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recruit for special operations is smaller. everybody in special ops comes from the rest of the military initially. if you have a smaller pool, that eventually starts affecting these guys. i think the thing that i left as a warning, not the beloved too much, or hopefully work in favor of special ops and take it special ops is favored by the administration, so hopefully there will be some degree of protection and will not affect them too much. at a time like this with smaller budgets, with smaller military, sof will provide you more bang for the buck or more pound for pound more effectiveness than the conventional military, particularly at this phase jury come a phase 1 -- phase zero, phase one events. ask the community is not immune from the cuts. of hardhad a lot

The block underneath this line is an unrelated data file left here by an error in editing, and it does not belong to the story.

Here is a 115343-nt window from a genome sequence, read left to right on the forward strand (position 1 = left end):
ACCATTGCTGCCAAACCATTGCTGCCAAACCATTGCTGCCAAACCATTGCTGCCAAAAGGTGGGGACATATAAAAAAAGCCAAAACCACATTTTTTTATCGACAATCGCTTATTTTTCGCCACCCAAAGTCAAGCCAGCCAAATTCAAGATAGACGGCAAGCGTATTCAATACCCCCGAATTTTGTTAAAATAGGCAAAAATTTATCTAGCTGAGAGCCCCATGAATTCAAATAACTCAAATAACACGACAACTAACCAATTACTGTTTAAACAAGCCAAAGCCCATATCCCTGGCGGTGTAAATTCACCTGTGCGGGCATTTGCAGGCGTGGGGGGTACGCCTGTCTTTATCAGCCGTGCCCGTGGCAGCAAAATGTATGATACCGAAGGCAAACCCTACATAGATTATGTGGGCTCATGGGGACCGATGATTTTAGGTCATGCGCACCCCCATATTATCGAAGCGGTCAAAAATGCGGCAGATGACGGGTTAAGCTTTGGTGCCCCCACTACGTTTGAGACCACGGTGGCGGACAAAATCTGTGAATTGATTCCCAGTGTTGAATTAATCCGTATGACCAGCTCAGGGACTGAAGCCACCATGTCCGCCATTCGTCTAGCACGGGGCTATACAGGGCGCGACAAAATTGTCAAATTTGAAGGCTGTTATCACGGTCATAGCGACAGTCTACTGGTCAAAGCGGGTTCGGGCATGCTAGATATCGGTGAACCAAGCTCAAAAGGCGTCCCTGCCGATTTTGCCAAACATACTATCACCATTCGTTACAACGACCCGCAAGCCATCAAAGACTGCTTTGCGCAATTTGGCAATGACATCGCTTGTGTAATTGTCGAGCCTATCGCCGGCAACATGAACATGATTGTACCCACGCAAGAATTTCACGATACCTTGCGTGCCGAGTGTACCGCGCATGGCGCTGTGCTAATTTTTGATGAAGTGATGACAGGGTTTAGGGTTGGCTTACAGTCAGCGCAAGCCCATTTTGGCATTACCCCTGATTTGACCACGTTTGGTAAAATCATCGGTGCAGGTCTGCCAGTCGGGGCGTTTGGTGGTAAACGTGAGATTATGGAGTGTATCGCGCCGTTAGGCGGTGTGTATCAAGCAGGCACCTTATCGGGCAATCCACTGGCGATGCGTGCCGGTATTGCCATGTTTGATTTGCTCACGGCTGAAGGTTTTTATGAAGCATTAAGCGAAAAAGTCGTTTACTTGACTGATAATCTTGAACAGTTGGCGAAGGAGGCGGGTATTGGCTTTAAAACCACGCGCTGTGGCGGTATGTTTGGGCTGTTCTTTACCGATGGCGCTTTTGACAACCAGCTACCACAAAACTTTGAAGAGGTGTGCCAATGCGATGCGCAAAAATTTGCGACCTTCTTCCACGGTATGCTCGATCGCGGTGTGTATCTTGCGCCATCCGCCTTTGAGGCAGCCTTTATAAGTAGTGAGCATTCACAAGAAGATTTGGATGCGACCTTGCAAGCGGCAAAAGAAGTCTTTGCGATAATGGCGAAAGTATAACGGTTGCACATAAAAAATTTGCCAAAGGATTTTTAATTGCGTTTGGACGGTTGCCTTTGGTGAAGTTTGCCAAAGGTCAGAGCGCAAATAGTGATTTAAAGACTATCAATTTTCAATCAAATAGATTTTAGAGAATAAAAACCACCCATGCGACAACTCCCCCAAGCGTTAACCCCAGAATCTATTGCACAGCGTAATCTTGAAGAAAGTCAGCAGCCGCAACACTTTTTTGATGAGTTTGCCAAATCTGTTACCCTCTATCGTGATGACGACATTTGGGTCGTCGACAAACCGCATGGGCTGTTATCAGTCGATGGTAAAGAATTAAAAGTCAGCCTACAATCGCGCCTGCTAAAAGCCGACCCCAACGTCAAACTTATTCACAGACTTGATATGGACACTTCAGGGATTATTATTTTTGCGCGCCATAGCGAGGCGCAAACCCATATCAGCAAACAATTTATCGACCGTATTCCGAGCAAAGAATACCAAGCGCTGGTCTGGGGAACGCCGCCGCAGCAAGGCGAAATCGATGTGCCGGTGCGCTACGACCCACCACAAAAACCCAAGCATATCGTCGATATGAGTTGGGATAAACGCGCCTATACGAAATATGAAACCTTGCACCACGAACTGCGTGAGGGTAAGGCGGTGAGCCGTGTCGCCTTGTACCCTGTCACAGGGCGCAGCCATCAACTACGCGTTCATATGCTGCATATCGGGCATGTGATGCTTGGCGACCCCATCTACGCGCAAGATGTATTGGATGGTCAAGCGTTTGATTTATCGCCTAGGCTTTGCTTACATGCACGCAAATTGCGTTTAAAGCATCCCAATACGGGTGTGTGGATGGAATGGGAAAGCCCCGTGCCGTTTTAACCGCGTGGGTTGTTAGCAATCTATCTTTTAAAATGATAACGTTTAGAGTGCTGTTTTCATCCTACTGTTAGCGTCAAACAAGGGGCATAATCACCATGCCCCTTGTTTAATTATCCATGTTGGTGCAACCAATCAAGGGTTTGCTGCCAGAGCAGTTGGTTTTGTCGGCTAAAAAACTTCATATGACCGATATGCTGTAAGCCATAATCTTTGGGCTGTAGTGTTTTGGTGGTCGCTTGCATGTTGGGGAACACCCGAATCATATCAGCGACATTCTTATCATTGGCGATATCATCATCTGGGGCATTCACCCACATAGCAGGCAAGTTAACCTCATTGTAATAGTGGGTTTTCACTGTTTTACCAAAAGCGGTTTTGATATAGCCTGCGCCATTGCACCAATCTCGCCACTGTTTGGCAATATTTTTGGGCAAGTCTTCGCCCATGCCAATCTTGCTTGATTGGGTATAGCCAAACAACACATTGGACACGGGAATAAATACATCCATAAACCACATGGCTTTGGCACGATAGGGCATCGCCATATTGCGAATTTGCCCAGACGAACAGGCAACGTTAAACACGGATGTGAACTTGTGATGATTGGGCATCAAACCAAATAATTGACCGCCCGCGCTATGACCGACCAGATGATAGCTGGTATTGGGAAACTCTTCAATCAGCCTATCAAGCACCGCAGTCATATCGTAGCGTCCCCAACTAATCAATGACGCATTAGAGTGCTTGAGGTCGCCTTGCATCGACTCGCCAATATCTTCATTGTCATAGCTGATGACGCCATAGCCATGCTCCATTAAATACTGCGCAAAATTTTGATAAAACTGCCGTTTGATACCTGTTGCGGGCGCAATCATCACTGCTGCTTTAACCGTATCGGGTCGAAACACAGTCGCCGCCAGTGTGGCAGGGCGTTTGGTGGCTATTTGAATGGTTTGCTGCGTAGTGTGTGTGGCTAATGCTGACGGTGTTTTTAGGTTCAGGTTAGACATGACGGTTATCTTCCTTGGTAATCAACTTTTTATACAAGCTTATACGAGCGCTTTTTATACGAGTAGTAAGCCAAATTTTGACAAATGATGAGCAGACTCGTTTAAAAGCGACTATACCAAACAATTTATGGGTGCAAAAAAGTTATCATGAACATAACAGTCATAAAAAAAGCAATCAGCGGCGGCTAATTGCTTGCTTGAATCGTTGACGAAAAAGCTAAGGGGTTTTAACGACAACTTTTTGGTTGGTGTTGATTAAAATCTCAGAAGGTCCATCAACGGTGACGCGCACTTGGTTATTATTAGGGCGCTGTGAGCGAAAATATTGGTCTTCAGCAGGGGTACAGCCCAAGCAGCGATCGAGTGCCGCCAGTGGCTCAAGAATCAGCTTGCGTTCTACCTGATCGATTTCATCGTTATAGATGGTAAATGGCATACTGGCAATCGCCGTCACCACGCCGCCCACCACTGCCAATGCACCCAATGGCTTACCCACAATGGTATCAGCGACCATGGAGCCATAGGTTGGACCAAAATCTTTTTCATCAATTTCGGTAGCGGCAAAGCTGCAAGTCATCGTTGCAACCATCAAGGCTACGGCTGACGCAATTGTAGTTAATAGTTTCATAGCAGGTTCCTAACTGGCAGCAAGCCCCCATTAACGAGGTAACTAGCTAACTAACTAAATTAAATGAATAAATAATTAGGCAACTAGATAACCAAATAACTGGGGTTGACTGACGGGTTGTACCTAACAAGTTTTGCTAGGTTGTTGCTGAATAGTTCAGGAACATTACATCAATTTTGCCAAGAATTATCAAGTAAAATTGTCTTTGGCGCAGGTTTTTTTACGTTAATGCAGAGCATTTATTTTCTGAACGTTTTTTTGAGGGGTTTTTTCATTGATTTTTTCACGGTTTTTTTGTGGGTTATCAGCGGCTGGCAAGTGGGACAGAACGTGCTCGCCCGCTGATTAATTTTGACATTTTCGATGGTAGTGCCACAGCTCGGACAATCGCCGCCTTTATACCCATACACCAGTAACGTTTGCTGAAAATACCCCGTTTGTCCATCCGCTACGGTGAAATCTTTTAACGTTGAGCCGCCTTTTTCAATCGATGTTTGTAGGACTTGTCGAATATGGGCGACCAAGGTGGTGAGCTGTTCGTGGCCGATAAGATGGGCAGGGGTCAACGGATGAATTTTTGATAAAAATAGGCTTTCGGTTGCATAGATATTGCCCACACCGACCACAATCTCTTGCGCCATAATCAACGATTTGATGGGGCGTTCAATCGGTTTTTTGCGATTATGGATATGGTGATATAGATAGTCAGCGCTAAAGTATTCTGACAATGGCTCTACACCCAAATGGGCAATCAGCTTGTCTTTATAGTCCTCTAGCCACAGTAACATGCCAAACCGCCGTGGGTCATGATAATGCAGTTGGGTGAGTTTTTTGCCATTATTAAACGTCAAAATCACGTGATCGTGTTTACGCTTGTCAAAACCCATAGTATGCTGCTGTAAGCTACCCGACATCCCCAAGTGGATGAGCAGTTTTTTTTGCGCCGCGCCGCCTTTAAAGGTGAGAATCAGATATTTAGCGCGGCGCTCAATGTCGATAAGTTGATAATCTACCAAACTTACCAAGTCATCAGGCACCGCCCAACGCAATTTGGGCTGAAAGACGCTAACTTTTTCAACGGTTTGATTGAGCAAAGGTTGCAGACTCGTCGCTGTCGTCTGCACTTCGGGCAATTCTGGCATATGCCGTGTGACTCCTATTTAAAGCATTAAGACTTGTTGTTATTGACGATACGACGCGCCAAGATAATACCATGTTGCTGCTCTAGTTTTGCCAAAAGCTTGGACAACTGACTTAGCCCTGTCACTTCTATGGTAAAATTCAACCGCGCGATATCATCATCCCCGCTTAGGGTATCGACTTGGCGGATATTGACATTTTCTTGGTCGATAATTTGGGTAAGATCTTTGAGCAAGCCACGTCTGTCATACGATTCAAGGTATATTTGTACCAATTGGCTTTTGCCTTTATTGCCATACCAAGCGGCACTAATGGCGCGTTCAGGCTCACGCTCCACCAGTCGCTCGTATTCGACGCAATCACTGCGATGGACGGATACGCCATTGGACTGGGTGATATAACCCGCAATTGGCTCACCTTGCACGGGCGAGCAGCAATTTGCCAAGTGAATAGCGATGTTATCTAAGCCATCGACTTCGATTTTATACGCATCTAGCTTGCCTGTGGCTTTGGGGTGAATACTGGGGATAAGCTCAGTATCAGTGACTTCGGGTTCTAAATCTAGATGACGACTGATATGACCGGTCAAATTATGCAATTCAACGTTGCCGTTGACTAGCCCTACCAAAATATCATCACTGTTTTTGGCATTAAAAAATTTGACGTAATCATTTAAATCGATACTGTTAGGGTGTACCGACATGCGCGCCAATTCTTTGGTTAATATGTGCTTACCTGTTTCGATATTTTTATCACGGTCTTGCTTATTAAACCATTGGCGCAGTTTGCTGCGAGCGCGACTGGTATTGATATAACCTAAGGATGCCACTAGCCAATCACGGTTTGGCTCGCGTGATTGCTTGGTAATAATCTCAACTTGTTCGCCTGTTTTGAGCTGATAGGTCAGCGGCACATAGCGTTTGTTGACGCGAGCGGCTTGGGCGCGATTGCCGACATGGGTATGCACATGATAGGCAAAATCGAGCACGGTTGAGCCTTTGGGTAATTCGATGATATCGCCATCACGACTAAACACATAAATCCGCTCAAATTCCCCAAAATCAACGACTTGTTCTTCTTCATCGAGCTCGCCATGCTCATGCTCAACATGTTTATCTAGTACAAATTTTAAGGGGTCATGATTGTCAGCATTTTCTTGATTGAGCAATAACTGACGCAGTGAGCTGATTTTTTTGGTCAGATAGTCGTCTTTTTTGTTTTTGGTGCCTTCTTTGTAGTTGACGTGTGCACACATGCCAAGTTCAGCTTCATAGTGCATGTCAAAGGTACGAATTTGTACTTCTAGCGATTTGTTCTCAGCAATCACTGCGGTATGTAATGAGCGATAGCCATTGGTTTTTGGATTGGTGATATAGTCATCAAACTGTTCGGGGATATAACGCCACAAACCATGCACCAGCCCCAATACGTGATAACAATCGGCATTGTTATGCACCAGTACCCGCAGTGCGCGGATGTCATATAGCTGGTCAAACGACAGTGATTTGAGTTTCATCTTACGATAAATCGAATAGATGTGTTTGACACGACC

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discussions and it will be some hard decisions looming that will affect special operations. one of the hardest things i have had to do is sit down with all my civilian government service employees and discuss with them the furlough that is ongoing now through the end of the fiscal year. ed is a really tough conversation, and i have some employees who are close to living paycheck to paycheck and to tell them they will have to take a significant cut at the same time we are working so previously -- fiercely on preservation of force and family, it is a tough conversation. that is one of the difficult personal things that is affecting me. >> let's move to question and answer. we will bring you a microphone. stand if you wish. if us your name and affiliation, especially if you are a member of the press as a courtesy to our speakers. >> i go back to special ops to 1968 working with moonlight and general shulty.